After The New York Post revealed that the spokesman for Councilman Ydanis Rodriguez had spent time in prison for attacking an Army recruitment center in the Bronx, Mr. Rodriguez released the spokesman from his staff on Friday.
Mr. Rodriguez, a Democrat who represents Upper Manhattan, said he learned of the criminal history of the spokesman, David Segal, on Thursday. The two men had worked together for more than a year.
“Yesterday, I got a call from the central office and The Post asking for a reaction,” Mr. Rodriguez said on Friday, referring to the City Council’s office.
In 2005, at the height of the Iraq war, Mr. Segal, then 19, was arrested after antiwar activists tried to set fire to an Army recruitment center in the Parkchester section of the Bronx.
The police arrested a 19-year-old Manhattan College junior who they said threw a burning rag into an Army recruiting station that was closed for the night in the Parkchester section of the Bronx, and jammed the door locks with powerful glue. He was caught carrying a handwritten note declaring that a “wave of violence” would occur throughout the Northeast […] aimed at the “military industrial complex” in response to American military actions, the police said.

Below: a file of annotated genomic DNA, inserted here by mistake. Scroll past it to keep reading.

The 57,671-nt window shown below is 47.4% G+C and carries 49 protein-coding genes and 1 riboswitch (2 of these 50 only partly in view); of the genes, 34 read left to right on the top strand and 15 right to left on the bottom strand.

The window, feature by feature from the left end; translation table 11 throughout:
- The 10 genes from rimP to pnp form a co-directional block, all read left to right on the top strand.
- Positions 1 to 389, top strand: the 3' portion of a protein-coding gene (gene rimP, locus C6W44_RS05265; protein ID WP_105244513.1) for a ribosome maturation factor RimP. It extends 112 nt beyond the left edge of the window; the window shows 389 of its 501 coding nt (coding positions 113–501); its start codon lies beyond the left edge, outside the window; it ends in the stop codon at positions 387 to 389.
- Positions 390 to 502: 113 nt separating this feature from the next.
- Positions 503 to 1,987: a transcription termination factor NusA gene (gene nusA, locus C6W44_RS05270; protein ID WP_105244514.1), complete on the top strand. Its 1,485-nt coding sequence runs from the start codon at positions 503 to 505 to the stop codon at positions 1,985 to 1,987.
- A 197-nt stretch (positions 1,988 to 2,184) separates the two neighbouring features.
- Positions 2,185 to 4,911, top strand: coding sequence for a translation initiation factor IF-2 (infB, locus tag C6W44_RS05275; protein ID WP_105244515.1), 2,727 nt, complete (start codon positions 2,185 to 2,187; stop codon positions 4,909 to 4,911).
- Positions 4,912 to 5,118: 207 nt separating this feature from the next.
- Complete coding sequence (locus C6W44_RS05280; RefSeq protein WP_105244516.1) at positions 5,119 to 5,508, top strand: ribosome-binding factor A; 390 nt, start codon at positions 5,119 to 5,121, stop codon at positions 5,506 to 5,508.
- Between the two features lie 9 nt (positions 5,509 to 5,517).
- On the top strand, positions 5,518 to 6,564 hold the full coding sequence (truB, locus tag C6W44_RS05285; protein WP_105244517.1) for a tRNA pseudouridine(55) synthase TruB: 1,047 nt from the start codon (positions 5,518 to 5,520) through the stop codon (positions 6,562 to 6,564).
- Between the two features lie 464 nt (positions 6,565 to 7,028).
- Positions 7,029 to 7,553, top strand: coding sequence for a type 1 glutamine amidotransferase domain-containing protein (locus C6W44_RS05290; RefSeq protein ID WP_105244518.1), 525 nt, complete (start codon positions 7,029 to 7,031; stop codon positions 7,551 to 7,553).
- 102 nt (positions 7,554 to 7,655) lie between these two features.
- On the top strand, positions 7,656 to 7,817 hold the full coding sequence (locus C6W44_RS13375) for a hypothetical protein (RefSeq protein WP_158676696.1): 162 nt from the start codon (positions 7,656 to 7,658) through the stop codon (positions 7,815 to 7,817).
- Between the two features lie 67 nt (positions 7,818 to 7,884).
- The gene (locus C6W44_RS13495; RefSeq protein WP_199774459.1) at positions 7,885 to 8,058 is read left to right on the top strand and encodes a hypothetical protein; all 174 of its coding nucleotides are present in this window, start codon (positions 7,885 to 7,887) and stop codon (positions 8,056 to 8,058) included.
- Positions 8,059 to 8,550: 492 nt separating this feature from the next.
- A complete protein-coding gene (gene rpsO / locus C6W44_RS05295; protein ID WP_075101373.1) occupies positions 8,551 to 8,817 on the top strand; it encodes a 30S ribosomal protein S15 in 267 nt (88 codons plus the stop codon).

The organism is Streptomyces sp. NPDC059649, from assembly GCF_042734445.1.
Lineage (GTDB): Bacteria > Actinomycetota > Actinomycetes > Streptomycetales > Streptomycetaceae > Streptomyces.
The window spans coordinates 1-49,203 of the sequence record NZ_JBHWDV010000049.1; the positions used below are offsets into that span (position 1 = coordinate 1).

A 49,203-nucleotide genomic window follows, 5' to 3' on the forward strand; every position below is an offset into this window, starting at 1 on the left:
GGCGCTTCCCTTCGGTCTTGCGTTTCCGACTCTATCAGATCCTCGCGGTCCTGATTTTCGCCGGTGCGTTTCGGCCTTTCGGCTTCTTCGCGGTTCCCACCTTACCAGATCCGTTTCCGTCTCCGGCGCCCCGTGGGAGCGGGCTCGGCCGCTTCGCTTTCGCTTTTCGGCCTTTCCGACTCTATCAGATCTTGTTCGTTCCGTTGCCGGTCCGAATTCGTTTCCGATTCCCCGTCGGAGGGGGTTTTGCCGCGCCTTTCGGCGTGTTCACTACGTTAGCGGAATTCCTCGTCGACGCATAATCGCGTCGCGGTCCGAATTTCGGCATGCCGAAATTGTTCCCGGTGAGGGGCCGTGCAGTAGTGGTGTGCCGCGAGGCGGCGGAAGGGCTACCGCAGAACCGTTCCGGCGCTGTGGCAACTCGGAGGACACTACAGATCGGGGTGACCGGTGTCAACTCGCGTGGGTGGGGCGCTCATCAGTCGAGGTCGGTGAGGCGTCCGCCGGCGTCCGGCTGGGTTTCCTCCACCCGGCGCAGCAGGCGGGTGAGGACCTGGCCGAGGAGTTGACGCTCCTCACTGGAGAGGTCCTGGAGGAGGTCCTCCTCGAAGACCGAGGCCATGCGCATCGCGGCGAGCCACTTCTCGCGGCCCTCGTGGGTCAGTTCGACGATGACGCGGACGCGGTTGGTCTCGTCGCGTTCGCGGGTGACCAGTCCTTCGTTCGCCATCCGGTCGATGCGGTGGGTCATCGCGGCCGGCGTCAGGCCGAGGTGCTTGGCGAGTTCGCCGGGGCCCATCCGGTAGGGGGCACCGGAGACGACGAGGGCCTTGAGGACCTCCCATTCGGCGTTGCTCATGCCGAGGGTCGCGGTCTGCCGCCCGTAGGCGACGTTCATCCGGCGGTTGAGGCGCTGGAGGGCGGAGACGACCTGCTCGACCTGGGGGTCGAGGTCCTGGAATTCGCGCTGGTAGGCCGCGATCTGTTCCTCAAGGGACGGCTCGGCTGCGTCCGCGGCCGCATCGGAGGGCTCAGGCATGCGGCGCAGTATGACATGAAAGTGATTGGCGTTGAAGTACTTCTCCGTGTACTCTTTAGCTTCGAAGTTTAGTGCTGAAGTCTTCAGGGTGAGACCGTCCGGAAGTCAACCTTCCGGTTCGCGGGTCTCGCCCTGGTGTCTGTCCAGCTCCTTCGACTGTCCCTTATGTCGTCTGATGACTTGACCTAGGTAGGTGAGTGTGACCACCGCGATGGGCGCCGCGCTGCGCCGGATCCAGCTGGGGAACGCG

He was wearing rubber gloves, according to the complaint filed in the case, and carrying a backpack with glue and maps locating the recruiting station. He was charged with destroying government property and released on Feb. 1 after posting $15,000 in cash bail.
Mr. Segal was convicted and spent six months in federal prison and four months under house arrest, and he had to pay over $4,100 in fines, according to The Post.
Mr. Rodriguez, who has a history of street-level activism and was arrested in November at Zuccotti Park during the Occupy Wall Street protests, said in a statement Friday that he and Mr. Segal had “arrived at a mutual understanding that he would no longer work in this office.”
Mr. Segal told Politicker that although his political views on the Iraq War were the same today, his approach to activism had evolved. “I’ve found other ways that I think I can give back to society and advocate for working and middle class people,” he said.
Mr. Rodriguez said that background checks for City Council employees, like Mr. Segal, were the responsibility of the human resource department at City Hall.
“I as a council member don’t run a background check for anyone who applies for a job,” he said. “It is the central office that has to run a background check.”
The City Council press office did not respond to a request for comment on Mr. Segal’s background check.